Vaccines work through an ‘expose-response’ mechanism. Vaccination trains cells in the body’s immune system to recognise and respond to an infection. We train the immune system by exposing – vaccinating – it to molecules (antigens) from a virus or bacteria.
These molecules are either parts of the pathogen or an inactivated version of the pathogen, (which means its unable to infect but still capable of triggering an immune response.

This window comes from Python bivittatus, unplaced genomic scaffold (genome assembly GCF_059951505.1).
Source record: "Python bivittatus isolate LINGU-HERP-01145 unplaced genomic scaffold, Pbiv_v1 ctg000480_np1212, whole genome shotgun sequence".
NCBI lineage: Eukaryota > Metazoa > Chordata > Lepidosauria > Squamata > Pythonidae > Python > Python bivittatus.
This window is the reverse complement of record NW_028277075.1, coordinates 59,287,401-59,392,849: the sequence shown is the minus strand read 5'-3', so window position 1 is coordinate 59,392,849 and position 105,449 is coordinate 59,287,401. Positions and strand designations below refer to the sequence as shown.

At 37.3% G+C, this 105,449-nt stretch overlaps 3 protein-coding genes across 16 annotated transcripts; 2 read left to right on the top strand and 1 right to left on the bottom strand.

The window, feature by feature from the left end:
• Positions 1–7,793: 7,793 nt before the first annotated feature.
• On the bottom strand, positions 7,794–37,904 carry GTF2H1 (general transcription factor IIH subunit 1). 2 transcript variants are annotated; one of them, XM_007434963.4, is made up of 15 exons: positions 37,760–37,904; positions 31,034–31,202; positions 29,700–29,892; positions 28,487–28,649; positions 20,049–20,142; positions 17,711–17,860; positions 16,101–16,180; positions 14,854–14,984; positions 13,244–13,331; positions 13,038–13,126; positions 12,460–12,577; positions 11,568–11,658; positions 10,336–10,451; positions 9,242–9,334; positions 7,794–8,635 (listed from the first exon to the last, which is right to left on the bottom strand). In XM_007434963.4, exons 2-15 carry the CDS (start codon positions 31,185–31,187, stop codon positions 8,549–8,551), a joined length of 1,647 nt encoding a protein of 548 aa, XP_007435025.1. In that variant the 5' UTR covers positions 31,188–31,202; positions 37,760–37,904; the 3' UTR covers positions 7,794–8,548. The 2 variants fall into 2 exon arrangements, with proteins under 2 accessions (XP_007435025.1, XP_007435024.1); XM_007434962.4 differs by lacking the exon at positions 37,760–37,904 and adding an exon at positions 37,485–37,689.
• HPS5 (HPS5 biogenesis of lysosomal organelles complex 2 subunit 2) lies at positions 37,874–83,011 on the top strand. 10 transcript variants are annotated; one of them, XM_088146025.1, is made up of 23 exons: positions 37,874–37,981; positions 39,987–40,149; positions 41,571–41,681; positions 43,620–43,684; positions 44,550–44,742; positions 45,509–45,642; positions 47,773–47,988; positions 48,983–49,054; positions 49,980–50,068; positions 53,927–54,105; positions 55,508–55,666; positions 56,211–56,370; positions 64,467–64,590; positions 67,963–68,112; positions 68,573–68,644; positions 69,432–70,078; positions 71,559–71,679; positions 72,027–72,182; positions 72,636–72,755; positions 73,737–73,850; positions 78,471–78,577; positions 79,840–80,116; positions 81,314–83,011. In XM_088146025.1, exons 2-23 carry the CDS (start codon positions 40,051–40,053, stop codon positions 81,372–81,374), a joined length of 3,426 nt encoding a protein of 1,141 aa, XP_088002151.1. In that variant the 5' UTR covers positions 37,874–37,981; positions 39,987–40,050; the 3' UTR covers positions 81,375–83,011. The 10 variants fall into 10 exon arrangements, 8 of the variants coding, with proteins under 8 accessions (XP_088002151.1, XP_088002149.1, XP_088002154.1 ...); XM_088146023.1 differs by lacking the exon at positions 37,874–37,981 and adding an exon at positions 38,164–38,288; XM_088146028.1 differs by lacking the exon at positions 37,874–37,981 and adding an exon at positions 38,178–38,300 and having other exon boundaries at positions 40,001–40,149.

This immune response is created without you getting as sick as you would if you were infected with the pathogen from the environment, which is known as a ‘wild-type’ infection. Some of these immune system cells have long memories and the next time the body ‘sees’ the same or a similar threat, the immune response is repeated and the infection is prevented from progressing to disease.
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